“All procedure is merely a methodical means whereby the court reaches out to restore rights and remedy wrongs; it must never become more important than the purpose which it seeks to accomplish.”
Furthermore, said the court:
“In following rules of practice for the due and orderly administration of the law, care should be taken that justice is not smothered by a too slavish adherence to the mere forms and technicalities of procedure.”
A like expression is found in the case of Pleaters & Stitchers Ass'n v. Davis, 140 Cal.App. 403, 35 P.2d 401, wherein the court held that statutory provisions for a review of arbitration proceedings are for the sole purpose of preventing the misuse of the proceeding where corruption, fraud, misconduct, gross error, or mistake, has been carried into the award to the substantial prejudice of a party to the proceeding. The design was to avoid useless proceedings and make the practice simple and as speedy as would be consistent with justice.
The augmented record now before this court shows that at the time the order confirming the award was made, all documents specified by section 1291 were before the court. No misuse of the proceedings has been shown, nor has it been contended nor for that matter even suggested that fraud, misconduct, gross error, or mistake was carried to the award and judgment to the prejudice of appellant.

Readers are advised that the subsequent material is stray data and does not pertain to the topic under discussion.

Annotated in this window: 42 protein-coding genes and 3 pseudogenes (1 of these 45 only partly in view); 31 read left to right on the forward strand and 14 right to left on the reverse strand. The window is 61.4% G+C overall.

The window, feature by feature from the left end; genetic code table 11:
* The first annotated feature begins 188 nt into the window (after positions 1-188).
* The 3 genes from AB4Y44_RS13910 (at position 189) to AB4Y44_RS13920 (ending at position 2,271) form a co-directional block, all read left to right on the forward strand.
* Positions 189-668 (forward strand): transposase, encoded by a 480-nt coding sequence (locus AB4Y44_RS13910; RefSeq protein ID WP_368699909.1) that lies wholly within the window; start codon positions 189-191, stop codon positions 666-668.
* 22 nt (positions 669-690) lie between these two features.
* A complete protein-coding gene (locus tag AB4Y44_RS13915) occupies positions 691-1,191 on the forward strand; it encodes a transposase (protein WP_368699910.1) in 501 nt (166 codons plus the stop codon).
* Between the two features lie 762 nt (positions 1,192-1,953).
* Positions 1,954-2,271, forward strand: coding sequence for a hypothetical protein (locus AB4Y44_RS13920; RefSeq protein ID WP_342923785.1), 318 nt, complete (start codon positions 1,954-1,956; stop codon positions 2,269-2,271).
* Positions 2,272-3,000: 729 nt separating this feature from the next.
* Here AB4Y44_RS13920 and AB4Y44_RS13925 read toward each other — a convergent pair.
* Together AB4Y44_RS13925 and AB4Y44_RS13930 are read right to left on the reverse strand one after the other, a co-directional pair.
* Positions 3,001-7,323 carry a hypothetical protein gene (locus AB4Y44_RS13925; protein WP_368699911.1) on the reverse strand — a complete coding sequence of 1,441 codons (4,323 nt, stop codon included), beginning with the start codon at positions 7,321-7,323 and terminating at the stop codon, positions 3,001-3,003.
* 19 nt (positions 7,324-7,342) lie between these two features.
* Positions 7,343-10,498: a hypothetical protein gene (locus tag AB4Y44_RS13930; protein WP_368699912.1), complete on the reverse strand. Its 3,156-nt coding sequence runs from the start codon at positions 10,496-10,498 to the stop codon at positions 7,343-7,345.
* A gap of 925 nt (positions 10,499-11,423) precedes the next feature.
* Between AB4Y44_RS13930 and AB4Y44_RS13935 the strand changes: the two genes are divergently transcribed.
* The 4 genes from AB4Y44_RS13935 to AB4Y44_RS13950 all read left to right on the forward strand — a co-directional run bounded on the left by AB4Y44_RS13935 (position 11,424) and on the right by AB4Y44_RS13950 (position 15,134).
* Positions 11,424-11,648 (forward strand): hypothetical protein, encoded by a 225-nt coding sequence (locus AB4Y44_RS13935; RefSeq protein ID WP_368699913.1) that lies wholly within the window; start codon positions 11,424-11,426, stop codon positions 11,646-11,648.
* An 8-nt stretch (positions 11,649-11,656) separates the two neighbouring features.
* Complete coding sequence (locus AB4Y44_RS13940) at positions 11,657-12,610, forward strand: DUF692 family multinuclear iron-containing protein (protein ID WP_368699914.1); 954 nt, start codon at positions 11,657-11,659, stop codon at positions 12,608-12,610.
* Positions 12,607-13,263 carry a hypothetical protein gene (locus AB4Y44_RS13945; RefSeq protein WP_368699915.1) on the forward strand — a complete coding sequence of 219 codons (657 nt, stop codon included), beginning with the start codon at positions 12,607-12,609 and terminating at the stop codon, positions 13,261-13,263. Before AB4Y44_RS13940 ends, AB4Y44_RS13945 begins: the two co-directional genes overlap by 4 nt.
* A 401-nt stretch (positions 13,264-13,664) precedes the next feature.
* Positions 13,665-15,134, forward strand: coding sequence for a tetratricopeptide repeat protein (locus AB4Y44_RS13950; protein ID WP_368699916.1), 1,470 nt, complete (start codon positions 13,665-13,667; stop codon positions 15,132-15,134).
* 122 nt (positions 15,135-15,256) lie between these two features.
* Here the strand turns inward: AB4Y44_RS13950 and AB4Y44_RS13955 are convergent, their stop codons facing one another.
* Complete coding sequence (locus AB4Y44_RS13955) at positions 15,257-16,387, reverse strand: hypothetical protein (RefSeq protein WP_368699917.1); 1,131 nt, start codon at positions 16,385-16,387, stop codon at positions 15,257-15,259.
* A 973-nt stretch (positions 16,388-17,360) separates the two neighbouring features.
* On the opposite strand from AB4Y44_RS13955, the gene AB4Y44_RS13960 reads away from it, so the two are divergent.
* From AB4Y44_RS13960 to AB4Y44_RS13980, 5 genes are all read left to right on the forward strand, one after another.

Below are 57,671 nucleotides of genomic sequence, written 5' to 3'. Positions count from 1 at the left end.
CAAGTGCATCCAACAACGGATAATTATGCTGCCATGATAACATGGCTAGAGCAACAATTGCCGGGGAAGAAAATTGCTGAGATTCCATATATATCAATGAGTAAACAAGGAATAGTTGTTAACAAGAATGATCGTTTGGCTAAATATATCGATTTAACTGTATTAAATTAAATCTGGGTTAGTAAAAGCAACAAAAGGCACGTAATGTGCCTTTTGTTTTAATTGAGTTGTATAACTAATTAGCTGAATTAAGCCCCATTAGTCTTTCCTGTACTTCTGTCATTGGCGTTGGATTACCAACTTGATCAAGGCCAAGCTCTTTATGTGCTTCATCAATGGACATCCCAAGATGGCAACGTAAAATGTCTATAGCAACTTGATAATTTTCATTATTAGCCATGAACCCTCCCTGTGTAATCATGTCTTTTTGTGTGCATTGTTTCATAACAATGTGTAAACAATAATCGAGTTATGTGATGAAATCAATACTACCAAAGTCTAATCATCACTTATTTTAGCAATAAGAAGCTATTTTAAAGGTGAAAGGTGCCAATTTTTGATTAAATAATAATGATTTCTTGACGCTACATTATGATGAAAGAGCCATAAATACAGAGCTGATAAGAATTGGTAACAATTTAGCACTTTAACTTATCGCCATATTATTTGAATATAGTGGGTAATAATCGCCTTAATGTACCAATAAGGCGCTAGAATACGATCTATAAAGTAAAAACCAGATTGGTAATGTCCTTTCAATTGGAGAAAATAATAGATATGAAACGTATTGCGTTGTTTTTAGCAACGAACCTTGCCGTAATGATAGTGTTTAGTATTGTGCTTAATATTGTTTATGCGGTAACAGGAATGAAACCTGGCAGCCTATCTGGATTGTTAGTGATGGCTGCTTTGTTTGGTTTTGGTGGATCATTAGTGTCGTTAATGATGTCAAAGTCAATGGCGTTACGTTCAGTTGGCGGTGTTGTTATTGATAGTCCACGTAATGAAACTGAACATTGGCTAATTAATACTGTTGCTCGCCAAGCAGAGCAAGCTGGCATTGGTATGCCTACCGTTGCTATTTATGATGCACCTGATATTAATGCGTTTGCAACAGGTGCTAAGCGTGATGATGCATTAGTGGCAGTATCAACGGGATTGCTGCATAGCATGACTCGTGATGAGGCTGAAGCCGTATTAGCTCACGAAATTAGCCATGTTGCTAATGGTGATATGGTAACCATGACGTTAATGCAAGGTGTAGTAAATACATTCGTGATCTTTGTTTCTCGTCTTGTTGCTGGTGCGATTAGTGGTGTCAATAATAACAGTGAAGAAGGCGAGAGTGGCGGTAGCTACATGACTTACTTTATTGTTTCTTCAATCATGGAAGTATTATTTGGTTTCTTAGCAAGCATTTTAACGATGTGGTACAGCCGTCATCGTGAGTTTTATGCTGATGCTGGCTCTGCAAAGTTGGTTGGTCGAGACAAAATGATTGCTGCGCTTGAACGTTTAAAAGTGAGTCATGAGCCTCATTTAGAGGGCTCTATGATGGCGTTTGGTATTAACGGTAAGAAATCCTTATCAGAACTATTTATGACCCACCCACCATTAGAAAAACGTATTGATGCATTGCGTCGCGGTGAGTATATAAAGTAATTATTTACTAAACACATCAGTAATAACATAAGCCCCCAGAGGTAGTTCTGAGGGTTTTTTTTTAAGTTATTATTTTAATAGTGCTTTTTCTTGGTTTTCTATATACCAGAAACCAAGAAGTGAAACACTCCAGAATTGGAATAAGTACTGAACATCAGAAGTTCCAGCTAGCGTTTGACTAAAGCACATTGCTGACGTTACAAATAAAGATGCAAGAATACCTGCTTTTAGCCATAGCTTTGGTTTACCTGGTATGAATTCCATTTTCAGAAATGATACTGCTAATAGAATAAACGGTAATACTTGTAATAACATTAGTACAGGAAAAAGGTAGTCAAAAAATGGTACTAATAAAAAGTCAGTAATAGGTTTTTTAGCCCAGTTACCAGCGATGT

Bearing in mind the purpose of the arbitration act, and reading that statute as a whole, it would appear that the attack made on the jurisdiction of the court to entertain Accito's motion for confirmation in the first instance would be buth another example in which justice would be “smothered by a too slavish adherence to the mere forms and technicalities of procedure”, and hence would “become more important than the purpose which it seeks to accomplish”, In re Verly Bldg. Corporation, supra, the end result being to completely ignore the very purpose for which such summary proceedings were adopted.
The judgment and order are affirmed.
VAN DYKE, P. J., and SCHOTTKY, J., concur.